Some time has passed now, and I have come to a better understanding of the Troll. I don’t wish her any ill will. I’ve come to understand that the judgment she directed my way was symbolic, in a way. Carl Jung talks about the shadow side, the part of ourselves that is repressed. In the Jungian framework, the Troll fits—as the shadow side who reminds us of everything we can’t do. Others like to think of this as the devil on our shoulder, the one who not only encourages us to do bad things but keeps us from performing to our God-given potential by discouraging us from trying, or scaring us into thinking that we won’t succeed. Simply put, it’s the bully within.

I came to see this experience as a learning one, in the end. The Troll, for me, symbolized the judgmental, “you can’t do that, so don’t even try” part of my own psyche. Every time the Troll criticized me, I internalized it, to my own detriment, instead of converting it into an opportunity for personal improvement. Maybe I am a slacker because I made it to work a few minutes late due to weather or take an afternoon off to attend an event for my child. Maybe I am disrespectful because I suggest another way of thinking about leadership. All of these acceptances of the Troll’s innuendo undermined my own creativity and productivity, and I let it happen.

The Troll’s lesson for me? Push back, professionally, and move beyond the judgment—be it externally or internally motivated. Don’t let the Troll’s reality become your own. Cross that bridge to the greener grass.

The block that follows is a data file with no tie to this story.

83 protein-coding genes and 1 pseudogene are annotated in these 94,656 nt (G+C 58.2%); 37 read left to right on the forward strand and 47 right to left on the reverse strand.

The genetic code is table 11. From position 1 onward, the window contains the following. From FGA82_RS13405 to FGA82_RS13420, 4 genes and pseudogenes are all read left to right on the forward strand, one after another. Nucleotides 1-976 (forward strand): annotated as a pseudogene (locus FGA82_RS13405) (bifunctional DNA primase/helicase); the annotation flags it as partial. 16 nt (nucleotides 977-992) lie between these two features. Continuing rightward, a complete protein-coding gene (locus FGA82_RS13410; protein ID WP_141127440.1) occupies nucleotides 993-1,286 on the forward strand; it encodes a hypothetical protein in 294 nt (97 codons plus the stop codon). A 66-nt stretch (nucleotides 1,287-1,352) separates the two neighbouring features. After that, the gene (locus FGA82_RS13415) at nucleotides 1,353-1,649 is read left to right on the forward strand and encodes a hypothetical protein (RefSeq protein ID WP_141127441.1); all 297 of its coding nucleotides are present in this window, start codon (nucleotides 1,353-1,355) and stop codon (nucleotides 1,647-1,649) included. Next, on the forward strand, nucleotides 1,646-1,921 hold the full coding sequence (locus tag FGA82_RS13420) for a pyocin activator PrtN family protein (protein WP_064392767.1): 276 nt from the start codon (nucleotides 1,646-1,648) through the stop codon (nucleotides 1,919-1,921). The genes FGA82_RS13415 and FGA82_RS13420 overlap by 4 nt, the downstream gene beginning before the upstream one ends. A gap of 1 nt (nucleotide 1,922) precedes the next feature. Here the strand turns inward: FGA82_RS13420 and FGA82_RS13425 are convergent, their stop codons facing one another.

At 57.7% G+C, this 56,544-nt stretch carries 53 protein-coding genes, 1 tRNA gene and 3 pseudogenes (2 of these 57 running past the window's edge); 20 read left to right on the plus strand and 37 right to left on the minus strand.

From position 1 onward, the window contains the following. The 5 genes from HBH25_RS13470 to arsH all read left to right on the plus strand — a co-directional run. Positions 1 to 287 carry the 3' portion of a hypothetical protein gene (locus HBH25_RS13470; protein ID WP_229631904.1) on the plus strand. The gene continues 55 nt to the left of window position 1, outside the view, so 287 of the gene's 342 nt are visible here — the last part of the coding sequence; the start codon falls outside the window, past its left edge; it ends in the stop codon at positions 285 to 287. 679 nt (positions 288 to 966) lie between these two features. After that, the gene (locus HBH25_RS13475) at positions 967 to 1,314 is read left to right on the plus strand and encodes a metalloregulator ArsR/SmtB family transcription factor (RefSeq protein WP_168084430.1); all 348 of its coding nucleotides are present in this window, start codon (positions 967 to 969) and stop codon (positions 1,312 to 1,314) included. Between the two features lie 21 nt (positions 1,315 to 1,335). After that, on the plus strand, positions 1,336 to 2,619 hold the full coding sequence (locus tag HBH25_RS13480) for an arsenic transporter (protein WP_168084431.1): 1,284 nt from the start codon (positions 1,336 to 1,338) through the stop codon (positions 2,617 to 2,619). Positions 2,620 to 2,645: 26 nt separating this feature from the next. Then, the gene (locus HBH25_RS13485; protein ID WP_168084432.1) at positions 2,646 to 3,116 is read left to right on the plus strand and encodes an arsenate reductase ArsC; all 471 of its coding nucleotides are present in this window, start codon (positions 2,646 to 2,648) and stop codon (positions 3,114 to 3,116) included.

Working with Difficult People: Part 1

3 Feb

It’s a well-known fact: Life is a struggle. According to Buddhists, this is the only thing we can be sure of.

And like it or not, most of the struggles we face, provided our basic needs for food and shelter are being met, come as a direct result of our own actions, interaction with other human beings or a combination of the two.

Work is a place of productive conflict, where we toil in the field, whether we’re actual farmers or pod-dwellers. Anyone expecting to avoid conflict at work should just go back to bed, because a workplace without conflict is bereft of new ideas and forward motion. It’s as simple as that. But there are ways to get through the conflict and produce great deliverables in the end, while preserving everyone’s integrity in the process. Not everyone cares to live by this approach, much to our dismay. These are the curmudgeons, the “difficult people” whom we will no doubt encounter in our professional careers. We will work beside, and God help us, for them. We will have them working for us. They are out there…lurking. Making our lives more challenging. And helping us to learn more about what’s difficult in ourselves.